H: Haward - Heffernan
Wrestling Heritage A-Z
Hurricane Keith Haward (Pete Heywood)
Hurricane Keith could well have been a household name for years to come had it not been for the demise of tv wrestling. In the 1980s he was one of the few new entrants that didn't just ooze class but could engage the fans; a wonderful antidote to the shenanigans going on in many matches at the time..
He came to the professional ring with first class amateur credentials, having represented his country in the 1976 Olympic Games in Montreal and the 1978 Commonwealth Games. In the Olympics Keith lost his first two matches to the Romanian Marin Pircalabu and Jarmo Overmark of Finland, leading to his elimination., but won a bronze medal in the Commonwealth Games Turning professional he soon became Hurricane Haward and by the early 1980s he was established as a top class professional.
He was three times holder of the European Middleweight title as the belt was passed between Keith, Mal Sanders and Clive Myers between 1979 and 1987.
But fans will be most likely to remember him in action with Jon Cortez - one of the most frequent match-ups in wrestling history.
Our knowledge of Jack Hayden is limited, but we have uncovered a substantial number of contests between December, 1936 and December, 1943 to make him worthy of inclusion and further investigation. Said to be a heavyweight and usually billed from New Zealand or Australia, though we have one reference to Manchester. In the seven years of wrestling almost all matches were in Northern England, and suggest a Manchester abode seems likely. Searches for an Australian or New Zealander of that name proved futile. An Australian boxer of that name can be ruled out due to an overlap of dates.. We do find a Jack Hayder wrestling in Australia in 1952. Irrespective of any connections we can tell you that reports suggest Jack Hayden was a rough wrestler, frequently disqualified. One report tells of Jack attacking the referee repeatedly as early as the first round.
Judo Al Hayes
Read our extended tribute: Close To Perfection
Related articles: Top Twenty Masked Men on www.wrestlingheritage.com
George Andrew Hayes hit Britain in March, 1937. He arrived ,in Liverpool from Nova Scotia, accompanied by his friend Carl Van Wurden. He was 29 years old and wrestled in Britain for just over a year, using the names Buster and Butcher Hayes. He departed from Southampton on 16th April, 1938, destined for New York. Ron Historyo has discovered that Buster and Carl Van Wurden were regular opponents, working together in Blackpool, Exeter, Newcastle, and no doubt many other times.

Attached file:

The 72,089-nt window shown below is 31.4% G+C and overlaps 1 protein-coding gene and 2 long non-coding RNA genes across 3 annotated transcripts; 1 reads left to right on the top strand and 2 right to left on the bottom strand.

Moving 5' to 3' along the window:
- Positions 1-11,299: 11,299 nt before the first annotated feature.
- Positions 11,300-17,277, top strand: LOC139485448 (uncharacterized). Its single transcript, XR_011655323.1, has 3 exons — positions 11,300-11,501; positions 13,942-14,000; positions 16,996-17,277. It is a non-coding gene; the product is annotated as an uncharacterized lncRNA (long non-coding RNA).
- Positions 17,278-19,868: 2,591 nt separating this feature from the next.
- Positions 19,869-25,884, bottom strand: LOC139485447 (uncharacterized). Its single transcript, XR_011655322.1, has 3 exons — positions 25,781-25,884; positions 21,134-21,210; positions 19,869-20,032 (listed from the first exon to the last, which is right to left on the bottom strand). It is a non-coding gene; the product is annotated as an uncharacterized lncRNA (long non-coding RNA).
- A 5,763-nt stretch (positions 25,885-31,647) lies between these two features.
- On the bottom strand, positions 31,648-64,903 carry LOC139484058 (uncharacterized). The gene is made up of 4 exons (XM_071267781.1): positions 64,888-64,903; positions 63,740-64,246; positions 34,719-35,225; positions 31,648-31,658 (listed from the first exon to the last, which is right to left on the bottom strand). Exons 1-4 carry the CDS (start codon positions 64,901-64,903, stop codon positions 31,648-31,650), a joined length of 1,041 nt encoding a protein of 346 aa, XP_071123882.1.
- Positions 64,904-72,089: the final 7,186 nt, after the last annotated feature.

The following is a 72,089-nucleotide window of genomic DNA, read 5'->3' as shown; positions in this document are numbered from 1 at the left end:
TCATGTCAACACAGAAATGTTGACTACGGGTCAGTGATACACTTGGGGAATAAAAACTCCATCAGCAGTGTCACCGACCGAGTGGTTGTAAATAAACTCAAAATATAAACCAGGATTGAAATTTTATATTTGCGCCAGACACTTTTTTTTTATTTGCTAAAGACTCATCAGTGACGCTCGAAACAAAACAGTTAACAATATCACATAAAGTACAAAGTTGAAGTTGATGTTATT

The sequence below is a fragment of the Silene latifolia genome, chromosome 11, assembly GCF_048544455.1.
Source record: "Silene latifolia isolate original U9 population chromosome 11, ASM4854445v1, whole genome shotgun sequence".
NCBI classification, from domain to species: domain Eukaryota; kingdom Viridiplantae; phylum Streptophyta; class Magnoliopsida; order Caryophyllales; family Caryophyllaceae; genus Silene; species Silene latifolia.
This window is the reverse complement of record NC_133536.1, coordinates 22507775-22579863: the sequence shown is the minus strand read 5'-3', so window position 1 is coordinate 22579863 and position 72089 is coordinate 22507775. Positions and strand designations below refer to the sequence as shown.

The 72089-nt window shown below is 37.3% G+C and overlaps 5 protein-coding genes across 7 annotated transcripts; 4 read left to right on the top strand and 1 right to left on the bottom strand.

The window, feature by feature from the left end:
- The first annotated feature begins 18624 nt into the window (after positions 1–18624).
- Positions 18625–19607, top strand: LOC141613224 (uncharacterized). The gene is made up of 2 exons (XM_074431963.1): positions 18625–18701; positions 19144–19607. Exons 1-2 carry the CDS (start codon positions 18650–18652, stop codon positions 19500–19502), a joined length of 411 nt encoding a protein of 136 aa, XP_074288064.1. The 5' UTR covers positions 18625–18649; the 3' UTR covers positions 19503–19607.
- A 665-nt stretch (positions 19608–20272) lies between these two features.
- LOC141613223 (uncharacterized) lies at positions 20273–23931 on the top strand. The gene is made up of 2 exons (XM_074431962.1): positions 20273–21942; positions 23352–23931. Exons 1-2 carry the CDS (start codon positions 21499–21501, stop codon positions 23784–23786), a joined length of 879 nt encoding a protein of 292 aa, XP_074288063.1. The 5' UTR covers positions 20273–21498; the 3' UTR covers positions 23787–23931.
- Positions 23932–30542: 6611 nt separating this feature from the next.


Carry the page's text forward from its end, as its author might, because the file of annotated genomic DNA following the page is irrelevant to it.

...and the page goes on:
One of wrestling’s characters who didn’t make it to the big time but played an important role in the wrestling scene.
Born in Wombwell, a mining town near Barnsley Chunky had a background training boxers before turning to wrestling. After moving to Gloucestershire he began promoting shows and used the biggest names on the independent circuit, including Dwight J Ingleburgh and Karl Von Kramer.
He is fondly spoken of by those who remember him. Wherever those that knew him gather together the stories about Chunky begin to flow, often about the rickety bus in which he transported his workers, the wig he wore in the ring, or the instruction to wrestlers staying at his home to not leave their bedroom because he let the alsations loose at night for security, and a good few stories we wouldn’t dare to repeat.
A young farmer from Milnthorpe in Westmorland who found success in the Cumberland and Westmorland style, in which he was champion. Not surprising really as he was from the family of legendary Cumberland and Westmorland wrestler Gilpin Bland. Tony took up Cumberland and Westmorland wrestling in 1949, and was crowned champion in 1957. He followed in the footsteps of his father, Edgar, who was a Cumberland and Westmorland champion for many years. Tony's C&W success was followed by a short lived professional career that began in January 1962 and was cut short by injury a few months later. The Hayhurst family is still actively involved in Cumberland and Westmorland style wrestling.
See the entry for John Kowalski
See the entry for N'Boa The Snakeman
Read our extended tribute: Hooker
See the entry for Jose Cadiz
One half of the world famous Fabulous Kangaroos tag team, Roy Heffernan, visited Britain in 1953 and again in 1955. Acknowledged as one of Australia's greatest wrestlers, from 1957 until 1965, Heffernan and fellow Kangaroo Al Costello played a leading role in popularising tag team wrestling. When the tag partnership ended Heffernan returned to Australia where he continued wrestling and later became one of the country's top promoters. In Britain the 1953 tour was mainly in Northern England but in 1955 he travelled more extensively. Opponents included Jack Pye, Dave Armstrong and a Royal Albert Hall bout with the German Hermann Iffland.